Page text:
More to come...

But for now:

1)  It's freaking cold outside.  -10 right now.  Brrrrrrrrrrrrrrrr.

2)  I finally got sick, which sucks, but this time last year I'd almost used up all of my sick days.  I'm happy to have held off the beast this long.

3)  4 DAYS LEFT WITH KIDS!!!!  I just might survive.  But it's looking like an inside recess week.  Key word in previous sentence: might

4)  This snowman is awesome:

Even more awesome was this hillarious manic laugh that accompanied this..."My snowman has a long arm!! AHHHHAHHHAHHHAAAAAA!"  A bit creepy in fact.

5)  LOVE my new coat and blanket from my parents.  Can't wait to get out and use the coat so I can get a good picture!

Saturday, December 06, 2008

Need. More. Riding.

This week was snowy and I was very happy to see the snow.  Finally.  I didn't even mind the hour drive to work or the ice scraping when I got out.  There's something peaceful about the first few snows of the year.  Something festive.  It finally feels like Christmas might actually come this year.

But then again, it IS Colorado...

Today was 50 degrees and beautiful.  The only hint of this week's snow is the freshly packed, slightly wet gravel on the path.  The sun was shining brightly, the air smelled clean, and I could walk outside without putting on the down jacket.  After writing a long paper, and having a great lunch with my friends, I went for a little ride.  Finally.  It seems it has been too long.  

My legs felt pretty terrible.  Like they were filled with stones.  But the great thing about riding? As bad as it feels, if you just keep riding, it generally gets better.  My goal for the ride was merely to get out, ride, and find a good place to capture a picture of Longs Peak for Chris. I ended up riding for around an hour, pleased with the day but not so pleased with the massive headwind and low tire pressure.  Luckily the single speed turns an ordinarily easy hour ride into a decent workout.

While I was out enjoying the beautiful weather here, Chris was out hiking Longs Peak (hence the picture for him).  A big cloud seemed to be hovering around the Longs area, so I am curious to see how his weather was.  My guess was it was pretty windy.  I've watched his SPOT closely when I've been home, and unfortunately it was inconclusive as to whether or not they reached the summit.  It didn't refresh very often at that point, and so I'm not sure whether they got close and turned around, or tagged it quickly and made it back down a bit before the SPOT refreshed.  12 hours in, he appears to be nearly back to the car, so I look forward to him coming home and telling me all about the adventure.  I'm jealous that he has now possibly stood on the summit Longs without me, but at the same time I am incredibly proud of him for taking on the challenge and diving right in.  

As a nice little surprise for him when he gets back, I made him some cookies.  And promptly royally screwed them up.  I've made the cookies a million times, but still they don't taste so good.  Luckily he's sweet enough that he'll probably eat them without complaint.  What a nice boy.

Tomorrow I am going to sit down and make a riding plan for the week.  I am going to slowly get myself back into a routine and then start actual training again in January.  It is time to get back into riding.  Climbing, though, has been an unexpectedly amazing diversion.  

Meanwhile, I will be eating yucky cookies.  So sad.  

Friday, November 28, 2008

Rock Moves

This Thanksgiving weekend started out with a wonderful climb on Wednesday. Chris convinced me, through my nervousness, to take advantage of the nearly 60 degree weather and get outside and climb.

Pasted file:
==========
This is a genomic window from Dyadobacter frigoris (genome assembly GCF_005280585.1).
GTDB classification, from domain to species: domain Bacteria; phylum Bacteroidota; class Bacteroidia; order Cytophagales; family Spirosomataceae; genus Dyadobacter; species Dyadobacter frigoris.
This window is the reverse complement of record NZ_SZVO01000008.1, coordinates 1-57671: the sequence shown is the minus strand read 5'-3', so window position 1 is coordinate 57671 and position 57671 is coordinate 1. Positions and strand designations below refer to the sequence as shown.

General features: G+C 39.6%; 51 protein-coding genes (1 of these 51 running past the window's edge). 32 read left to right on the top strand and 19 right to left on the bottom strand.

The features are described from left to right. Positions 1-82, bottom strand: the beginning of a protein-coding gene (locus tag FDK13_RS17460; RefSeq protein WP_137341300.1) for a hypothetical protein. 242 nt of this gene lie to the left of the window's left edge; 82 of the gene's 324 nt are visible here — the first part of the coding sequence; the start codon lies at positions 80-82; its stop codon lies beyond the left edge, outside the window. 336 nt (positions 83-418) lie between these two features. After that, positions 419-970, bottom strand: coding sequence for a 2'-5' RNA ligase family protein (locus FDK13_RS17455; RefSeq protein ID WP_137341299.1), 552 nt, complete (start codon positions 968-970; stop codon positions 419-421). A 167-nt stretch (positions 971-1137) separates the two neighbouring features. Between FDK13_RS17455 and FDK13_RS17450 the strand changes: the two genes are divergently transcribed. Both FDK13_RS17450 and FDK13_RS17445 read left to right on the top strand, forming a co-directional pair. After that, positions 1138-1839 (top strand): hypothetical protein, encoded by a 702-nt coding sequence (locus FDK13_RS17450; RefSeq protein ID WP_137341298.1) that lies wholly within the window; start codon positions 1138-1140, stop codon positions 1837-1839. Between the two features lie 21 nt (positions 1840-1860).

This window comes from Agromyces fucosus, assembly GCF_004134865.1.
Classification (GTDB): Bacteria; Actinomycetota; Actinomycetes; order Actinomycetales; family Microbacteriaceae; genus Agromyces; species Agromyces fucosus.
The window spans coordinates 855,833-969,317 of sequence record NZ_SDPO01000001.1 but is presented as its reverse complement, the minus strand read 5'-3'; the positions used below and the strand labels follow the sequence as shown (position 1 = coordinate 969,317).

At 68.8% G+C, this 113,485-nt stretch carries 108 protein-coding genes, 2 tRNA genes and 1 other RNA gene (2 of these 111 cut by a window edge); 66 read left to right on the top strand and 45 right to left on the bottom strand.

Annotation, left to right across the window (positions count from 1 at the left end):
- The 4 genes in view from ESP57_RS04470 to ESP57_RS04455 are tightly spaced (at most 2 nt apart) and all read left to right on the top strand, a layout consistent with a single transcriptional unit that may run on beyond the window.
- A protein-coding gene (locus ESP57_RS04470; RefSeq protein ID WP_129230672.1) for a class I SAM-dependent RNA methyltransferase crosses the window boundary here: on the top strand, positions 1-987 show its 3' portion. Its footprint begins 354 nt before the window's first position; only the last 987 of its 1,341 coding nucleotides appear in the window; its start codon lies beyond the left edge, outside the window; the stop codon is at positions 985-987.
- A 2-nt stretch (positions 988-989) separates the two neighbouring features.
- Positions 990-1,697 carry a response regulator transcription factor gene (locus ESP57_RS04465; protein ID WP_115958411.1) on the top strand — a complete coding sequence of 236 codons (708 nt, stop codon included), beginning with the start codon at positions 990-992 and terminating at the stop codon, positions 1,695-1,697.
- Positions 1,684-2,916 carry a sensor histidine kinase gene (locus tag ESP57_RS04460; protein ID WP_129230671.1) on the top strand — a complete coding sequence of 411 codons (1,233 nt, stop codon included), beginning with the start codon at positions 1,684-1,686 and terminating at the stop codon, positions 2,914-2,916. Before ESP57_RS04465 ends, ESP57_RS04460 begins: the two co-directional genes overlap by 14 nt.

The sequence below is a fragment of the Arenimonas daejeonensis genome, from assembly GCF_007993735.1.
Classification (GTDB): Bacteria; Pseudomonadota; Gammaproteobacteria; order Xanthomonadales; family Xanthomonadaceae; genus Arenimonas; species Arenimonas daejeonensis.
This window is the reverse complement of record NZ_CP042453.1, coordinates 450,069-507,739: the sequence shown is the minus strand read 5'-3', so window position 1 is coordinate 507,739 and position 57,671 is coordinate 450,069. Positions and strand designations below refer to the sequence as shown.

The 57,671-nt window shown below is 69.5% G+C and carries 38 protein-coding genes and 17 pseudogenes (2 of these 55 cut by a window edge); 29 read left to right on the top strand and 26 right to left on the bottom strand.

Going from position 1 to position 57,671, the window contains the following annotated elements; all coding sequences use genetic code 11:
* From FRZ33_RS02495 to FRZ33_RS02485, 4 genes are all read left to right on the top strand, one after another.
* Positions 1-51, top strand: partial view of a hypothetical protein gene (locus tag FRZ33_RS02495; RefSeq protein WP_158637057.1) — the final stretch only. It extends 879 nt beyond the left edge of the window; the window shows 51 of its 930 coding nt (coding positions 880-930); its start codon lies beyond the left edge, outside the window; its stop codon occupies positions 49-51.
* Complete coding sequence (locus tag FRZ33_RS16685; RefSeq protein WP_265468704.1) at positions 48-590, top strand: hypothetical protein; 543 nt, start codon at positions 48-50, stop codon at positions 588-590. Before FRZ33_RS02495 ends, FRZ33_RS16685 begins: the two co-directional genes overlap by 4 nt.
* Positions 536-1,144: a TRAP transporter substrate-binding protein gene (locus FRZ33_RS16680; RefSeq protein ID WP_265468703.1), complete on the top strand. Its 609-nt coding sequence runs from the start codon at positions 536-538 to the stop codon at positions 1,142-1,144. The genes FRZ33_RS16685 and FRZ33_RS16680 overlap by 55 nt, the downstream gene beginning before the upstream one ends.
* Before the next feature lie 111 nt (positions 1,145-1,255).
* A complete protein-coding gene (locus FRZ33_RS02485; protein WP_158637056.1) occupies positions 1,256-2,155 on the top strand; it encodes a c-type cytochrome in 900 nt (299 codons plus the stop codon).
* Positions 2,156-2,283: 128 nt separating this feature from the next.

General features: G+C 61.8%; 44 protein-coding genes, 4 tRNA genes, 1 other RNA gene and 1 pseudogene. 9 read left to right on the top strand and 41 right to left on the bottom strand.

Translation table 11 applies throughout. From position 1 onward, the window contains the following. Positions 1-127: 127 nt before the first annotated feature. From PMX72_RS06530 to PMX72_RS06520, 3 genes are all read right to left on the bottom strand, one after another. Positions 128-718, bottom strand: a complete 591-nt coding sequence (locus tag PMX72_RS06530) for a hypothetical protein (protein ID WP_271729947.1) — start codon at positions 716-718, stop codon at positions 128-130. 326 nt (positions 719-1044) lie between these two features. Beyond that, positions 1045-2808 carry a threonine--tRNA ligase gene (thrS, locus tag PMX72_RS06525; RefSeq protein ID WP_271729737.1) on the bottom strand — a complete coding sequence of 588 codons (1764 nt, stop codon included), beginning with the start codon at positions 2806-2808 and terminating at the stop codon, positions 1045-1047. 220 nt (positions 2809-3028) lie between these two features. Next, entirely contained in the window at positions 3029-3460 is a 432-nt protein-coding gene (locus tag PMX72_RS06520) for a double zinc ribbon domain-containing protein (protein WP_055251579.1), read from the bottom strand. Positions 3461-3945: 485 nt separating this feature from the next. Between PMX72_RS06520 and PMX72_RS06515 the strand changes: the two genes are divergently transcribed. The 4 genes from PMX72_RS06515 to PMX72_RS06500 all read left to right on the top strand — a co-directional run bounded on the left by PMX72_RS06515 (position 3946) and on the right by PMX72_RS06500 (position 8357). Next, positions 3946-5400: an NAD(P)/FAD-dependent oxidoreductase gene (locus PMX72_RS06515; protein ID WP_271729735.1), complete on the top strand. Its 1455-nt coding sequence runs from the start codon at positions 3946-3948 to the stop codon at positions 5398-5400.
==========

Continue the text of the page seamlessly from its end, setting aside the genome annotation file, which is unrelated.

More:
When I first jumped into climbing the 3rd Flatiron a month or so ago, I wasn't nervous. I had only been climbing a few times, and while I knew the risks and knew the heights involved, I was pretty naive and not too nervous. Once I got on the rock, I flipped out once, but quickly got into a groove and climbed without too much hesitation. Having already done the 3rd and having climbed inside and outside several times since, I felt really nervous to climb the 1st Flatiron. I know that it's still considered a relatively "beginner" climb and small children do it, but I was still a little reluctant.

Chris reassured me, and convinced me that I'd feel better pigging out on turkey and pie if I'd done a big climb the day before, and we set out to do it. He also bribed me with delicious Starbucks hot chocolate if I could get up and commit to do it. When we got up to Boulder, we enjoyed the hike to the Flatiron and met up with another couple roping up to do the same route. We talked with them for a bit, and decided to climb first while they followed up behind. They were a nice couple from North Carolina and generally climbed at a similar pace. It was nice to have people to talk to at the belay points.

The first pitch of the climb is considered the crux. There aren't many good hand/foot holds, and you mostly have to rely on the friction from your shoes and some palming of the rock to stay on. I watched Chris fly up it to the first belay station and he made it look very easy. As I got started it wasn't too bad. The hardest part was that the rock was very cold which made for some uncomfortable hands, but other than that it was like crawling up a wall. Unfortunately I took a weird line toward the top and got a bit stuck a few times.
The view down from one of the belay stations. Those trees are FAR away!

The rest of the pitches were generally easier, although each had their own challenges. Overall the climbing was more difficult than the 3rd, and it required a lot more attention and friction moves. Overall, however, I enjoyed this climb more. There were lots of interesting little sections, including a slot where I had to climb under a rock (finally my shortness comes in handy climbing!) and a rocky, exposed ridge that we climbed as the sun was setting.